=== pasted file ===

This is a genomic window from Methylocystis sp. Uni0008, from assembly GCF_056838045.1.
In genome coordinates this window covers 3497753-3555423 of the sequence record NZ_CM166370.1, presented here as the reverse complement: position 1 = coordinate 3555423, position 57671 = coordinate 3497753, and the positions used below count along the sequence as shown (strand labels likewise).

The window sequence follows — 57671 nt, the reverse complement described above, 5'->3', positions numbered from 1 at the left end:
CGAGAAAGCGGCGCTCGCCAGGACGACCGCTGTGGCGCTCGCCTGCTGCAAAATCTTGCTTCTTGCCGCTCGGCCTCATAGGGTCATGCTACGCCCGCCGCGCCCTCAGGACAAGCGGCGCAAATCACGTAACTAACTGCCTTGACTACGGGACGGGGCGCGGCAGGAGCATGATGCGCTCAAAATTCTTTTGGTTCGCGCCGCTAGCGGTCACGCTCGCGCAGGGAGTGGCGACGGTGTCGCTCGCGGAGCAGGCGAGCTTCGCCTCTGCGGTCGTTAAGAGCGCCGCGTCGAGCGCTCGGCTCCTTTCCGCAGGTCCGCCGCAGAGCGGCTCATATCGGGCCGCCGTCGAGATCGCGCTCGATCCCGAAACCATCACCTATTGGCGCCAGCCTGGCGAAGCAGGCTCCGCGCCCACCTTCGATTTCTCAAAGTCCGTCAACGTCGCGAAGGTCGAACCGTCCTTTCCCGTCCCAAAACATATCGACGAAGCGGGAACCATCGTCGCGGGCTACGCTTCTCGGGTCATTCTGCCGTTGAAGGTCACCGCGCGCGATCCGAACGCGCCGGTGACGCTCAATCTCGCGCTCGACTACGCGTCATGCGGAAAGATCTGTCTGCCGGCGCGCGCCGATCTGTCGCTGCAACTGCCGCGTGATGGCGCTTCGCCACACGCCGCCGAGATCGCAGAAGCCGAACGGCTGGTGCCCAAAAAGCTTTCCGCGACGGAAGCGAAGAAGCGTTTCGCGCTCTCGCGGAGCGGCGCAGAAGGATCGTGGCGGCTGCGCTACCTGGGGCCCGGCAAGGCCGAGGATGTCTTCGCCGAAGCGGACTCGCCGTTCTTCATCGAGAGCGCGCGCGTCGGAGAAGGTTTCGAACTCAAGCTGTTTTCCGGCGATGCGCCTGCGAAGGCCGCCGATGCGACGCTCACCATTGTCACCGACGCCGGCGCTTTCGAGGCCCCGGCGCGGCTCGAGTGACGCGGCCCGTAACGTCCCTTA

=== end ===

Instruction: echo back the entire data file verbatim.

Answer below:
This is a genomic window from Methylocystis sp. Uni0008, from assembly GCF_056838045.1.
In genome coordinates this window covers 3497753-3555423 of the sequence record NZ_CM166370.1, presented here as the reverse complement: position 1 = coordinate 3555423, position 57671 = coordinate 3497753, and the positions used below count along the sequence as shown (strand labels likewise).

The window sequence follows — 57671 nt, the reverse complement described above, 5'->3', positions numbered from 1 at the left end:
CGAGAAAGCGGCGCTCGCCAGGACGACCGCTGTGGCGCTCGCCTGCTGCAAAATCTTGCTTCTTGCCGCTCGGCCTCATAGGGTCATGCTACGCCCGCCGCGCCCTCAGGACAAGCGGCGCAAATCACGTAACTAACTGCCTTGACTACGGGACGGGGCGCGGCAGGAGCATGATGCGCTCAAAATTCTTTTGGTTCGCGCCGCTAGCGGTCACGCTCGCGCAGGGAGTGGCGACGGTGTCGCTCGCGGAGCAGGCGAGCTTCGCCTCTGCGGTCGTTAAGAGCGCCGCGTCGAGCGCTCGGCTCCTTTCCGCAGGTCCGCCGCAGAGCGGCTCATATCGGGCCGCCGTCGAGATCGCGCTCGATCCCGAAACCATCACCTATTGGCGCCAGCCTGGCGAAGCAGGCTCCGCGCCCACCTTCGATTTCTCAAAGTCCGTCAACGTCGCGAAGGTCGAACCGTCCTTTCCCGTCCCAAAACATATCGACGAAGCGGGAACCATCGTCGCGGGCTACGCTTCTCGGGTCATTCTGCCGTTGAAGGTCACCGCGCGCGATCCGAACGCGCCGGTGACGCTCAATCTCGCGCTCGACTACGCGTCATGCGGAAAGATCTGTCTGCCGGCGCGCGCCGATCTGTCGCTGCAACTGCCGCGTGATGGCGCTTCGCCACACGCCGCCGAGATCGCAGAAGCCGAACGGCTGGTGCCCAAAAAGCTTTCCGCGACGGAAGCGAAGAAGCGTTTCGCGCTCTCGCGGAGCGGCGCAGAAGGATCGTGGCGGCTGCGCTACCTGGGGCCCGGCAAGGCCGAGGATGTCTTCGCCGAAGCGGACTCGCCGTTCTTCATCGAGAGCGCGCGCGTCGGAGAAGGTTTCGAACTCAAGCTGTTTTCCGGCGATGCGCCTGCGAAGGCCGCCGATGCGACGCTCACCATTGTCACCGACGCCGGCGCTTTCGAGGCCCCGGCGCGGCTCGAGTGACGCGGCCCGTAACGTCCCTTA